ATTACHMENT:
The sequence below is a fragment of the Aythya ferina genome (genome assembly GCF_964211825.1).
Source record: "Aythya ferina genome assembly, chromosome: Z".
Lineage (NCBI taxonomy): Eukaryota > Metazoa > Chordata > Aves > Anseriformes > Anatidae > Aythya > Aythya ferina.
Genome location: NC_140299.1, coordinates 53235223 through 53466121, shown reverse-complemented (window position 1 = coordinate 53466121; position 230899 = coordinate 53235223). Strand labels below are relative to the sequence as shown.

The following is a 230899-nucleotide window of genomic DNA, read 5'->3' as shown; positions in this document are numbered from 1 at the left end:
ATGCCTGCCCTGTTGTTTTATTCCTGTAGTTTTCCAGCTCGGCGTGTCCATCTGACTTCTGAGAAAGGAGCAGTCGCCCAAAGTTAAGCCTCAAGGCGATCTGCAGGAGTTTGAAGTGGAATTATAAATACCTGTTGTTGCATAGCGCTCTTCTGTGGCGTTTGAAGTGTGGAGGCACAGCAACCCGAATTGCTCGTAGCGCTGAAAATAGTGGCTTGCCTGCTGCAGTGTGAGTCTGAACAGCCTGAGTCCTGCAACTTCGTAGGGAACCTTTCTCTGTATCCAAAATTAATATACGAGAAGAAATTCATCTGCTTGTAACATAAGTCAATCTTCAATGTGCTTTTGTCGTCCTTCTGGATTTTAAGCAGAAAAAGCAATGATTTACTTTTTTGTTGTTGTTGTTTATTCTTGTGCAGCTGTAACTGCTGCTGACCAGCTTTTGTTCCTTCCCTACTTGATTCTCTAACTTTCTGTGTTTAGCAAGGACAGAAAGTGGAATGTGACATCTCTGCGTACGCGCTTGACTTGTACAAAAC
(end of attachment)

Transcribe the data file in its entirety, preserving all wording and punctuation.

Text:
The sequence below is a fragment of the Aythya ferina genome (genome assembly GCF_964211825.1).
Source record: "Aythya ferina genome assembly, chromosome: Z".
Lineage (NCBI taxonomy): Eukaryota > Metazoa > Chordata > Aves > Anseriformes > Anatidae > Aythya > Aythya ferina.
Genome location: NC_140299.1, coordinates 53235223 through 53466121, shown reverse-complemented (window position 1 = coordinate 53466121; position 230899 = coordinate 53235223). Strand labels below are relative to the sequence as shown.

The following is a 230899-nucleotide window of genomic DNA, read 5'->3' as shown; positions in this document are numbered from 1 at the left end:
ATGCCTGCCCTGTTGTTTTATTCCTGTAGTTTTCCAGCTCGGCGTGTCCATCTGACTTCTGAGAAAGGAGCAGTCGCCCAAAGTTAAGCCTCAAGGCGATCTGCAGGAGTTTGAAGTGGAATTATAAATACCTGTTGTTGCATAGCGCTCTTCTGTGGCGTTTGAAGTGTGGAGGCACAGCAACCCGAATTGCTCGTAGCGCTGAAAATAGTGGCTTGCCTGCTGCAGTGTGAGTCTGAACAGCCTGAGTCCTGCAACTTCGTAGGGAACCTTTCTCTGTATCCAAAATTAATATACGAGAAGAAATTCATCTGCTTGTAACATAAGTCAATCTTCAATGTGCTTTTGTCGTCCTTCTGGATTTTAAGCAGAAAAAGCAATGATTTACTTTTTTGTTGTTGTTGTTTATTCTTGTGCAGCTGTAACTGCTGCTGACCAGCTTTTGTTCCTTCCCTACTTGATTCTCTAACTTTCTGTGTTTAGCAAGGACAGAAAGTGGAATGTGACATCTCTGCGTACGCGCTTGACTTGTACAAAAC